HDTV has been the latest leap that the industry has taken towards getting high-definition entertainment into the hands of everyone that has a compatible TV. However, the future may hold much more than HDMI cables and surround sound. The future looks to be completely wireless.
TVs currently do not have the capability to connect to anything other than devices that are forcibly plugged into them. But imagine, if you will, a TV that would be able to be unboxed, powered in, and connected to the internet. This idea of HD video over the internet is something that is currently a hot issue for designers of future hardware for set-top boxes.
HD video over the internet will require much faster speeds than we currently are able to maintain wirelessly. This requires two main upgrades, one to the wireless technology (from Wireless G to WiMax in the near future) and one to the networking infrastructure we currently run.
The infrastructure seems to be the main sticking point in terms of streaming content, because Ethernet cables are more than capable of streaming 1080p content in a local network – even wirelessly if the adapter and computer are sophisticated enough. However, the problem is that the service provider tends to cap DSL speeds at about 600-700 Kbps in more remote areas. In order to roll out a program worldwide, that speed would need to go up to about 2-3 Mbps. At those speeds, wireless streaming of the content would be quasi-instant.
What The Present Holds
Currently, Microsoft is looking to already plant the first footprint into uncharted territory with their announcement of streaming 1080p for the Xbox 360 using Netflix as the service provider. This idea really is industry-shattering because it would lead the way to dethroning Blu-Ray as the leader in High-Definition entertainment and cement that as the internet’s domain.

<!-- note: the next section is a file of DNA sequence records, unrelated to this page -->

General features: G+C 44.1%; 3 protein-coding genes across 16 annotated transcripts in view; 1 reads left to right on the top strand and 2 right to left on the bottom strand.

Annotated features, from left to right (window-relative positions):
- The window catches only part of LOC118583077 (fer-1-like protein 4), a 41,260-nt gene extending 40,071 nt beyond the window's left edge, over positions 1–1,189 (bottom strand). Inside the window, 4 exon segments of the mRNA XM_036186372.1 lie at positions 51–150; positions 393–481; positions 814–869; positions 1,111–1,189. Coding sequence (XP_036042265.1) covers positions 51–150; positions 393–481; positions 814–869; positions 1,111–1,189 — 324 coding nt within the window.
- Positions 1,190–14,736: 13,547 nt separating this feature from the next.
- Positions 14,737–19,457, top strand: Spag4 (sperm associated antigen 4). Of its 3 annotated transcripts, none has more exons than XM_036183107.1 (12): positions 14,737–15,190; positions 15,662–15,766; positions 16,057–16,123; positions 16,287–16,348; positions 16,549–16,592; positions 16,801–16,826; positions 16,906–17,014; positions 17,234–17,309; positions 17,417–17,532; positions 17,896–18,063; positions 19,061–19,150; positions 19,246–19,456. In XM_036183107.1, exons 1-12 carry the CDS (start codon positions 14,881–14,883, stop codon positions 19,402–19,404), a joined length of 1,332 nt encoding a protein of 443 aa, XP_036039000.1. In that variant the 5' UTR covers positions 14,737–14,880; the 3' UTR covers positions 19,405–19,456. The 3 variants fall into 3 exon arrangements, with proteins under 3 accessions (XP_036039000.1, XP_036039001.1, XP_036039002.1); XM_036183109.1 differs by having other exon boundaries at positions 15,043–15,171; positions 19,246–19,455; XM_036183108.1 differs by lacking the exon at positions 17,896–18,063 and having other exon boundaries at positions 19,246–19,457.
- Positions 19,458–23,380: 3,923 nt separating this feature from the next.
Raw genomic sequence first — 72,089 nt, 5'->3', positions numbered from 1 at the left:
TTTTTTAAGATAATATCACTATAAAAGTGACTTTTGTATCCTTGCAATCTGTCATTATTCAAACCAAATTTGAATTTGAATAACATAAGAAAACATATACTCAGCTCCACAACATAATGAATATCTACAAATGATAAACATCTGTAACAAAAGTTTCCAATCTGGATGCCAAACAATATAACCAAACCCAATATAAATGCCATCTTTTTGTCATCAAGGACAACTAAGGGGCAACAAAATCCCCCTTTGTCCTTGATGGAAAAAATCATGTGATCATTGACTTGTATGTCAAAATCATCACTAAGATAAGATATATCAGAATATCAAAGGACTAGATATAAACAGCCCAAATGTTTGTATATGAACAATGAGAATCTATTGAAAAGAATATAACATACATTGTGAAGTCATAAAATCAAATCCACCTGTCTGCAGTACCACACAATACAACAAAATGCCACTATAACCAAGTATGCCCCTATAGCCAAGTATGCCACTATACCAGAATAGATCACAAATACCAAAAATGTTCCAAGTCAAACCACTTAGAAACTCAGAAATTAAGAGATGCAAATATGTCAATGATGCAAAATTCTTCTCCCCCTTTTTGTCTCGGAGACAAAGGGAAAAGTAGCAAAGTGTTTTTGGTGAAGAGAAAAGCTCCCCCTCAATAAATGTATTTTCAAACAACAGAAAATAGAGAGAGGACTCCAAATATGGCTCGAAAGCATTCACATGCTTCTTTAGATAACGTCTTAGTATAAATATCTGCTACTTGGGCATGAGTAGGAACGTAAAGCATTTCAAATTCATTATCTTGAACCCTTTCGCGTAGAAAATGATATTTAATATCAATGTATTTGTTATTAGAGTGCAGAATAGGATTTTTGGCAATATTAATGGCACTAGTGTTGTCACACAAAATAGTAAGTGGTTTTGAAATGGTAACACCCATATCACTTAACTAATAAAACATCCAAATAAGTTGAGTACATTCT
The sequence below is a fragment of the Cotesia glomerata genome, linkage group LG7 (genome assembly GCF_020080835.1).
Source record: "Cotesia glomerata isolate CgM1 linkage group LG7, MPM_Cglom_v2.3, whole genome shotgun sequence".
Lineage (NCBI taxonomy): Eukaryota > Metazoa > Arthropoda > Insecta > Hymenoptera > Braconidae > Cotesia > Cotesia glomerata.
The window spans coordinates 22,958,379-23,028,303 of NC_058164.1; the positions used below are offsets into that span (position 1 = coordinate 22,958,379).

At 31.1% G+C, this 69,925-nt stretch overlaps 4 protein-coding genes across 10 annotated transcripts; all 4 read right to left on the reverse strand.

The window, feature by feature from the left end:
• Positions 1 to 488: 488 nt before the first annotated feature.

So, is HDTV possible over fiber optic networks and the most advanced WiMAX networks? Perhaps one day, but as of today, they’re both still unproven technologies. Fiber Optics are being used more and more, but still haven’t hit the mainstream as acceptable alternatives for DSL and Cable, and until they do, it’ll be hard to take streaming HDTV over fiber optics seriously.
Until then, my advice to you is to transfer your HD shows and movies onto your PC and stream them over your wireless network, using a server program. This will not only be easier, but you’ll also get better image quality and reduce lag on the video viewing. For live TV, you can use a TV tuner on your PC to achieve the same thing a TV would, but still manage to use it as a DVR.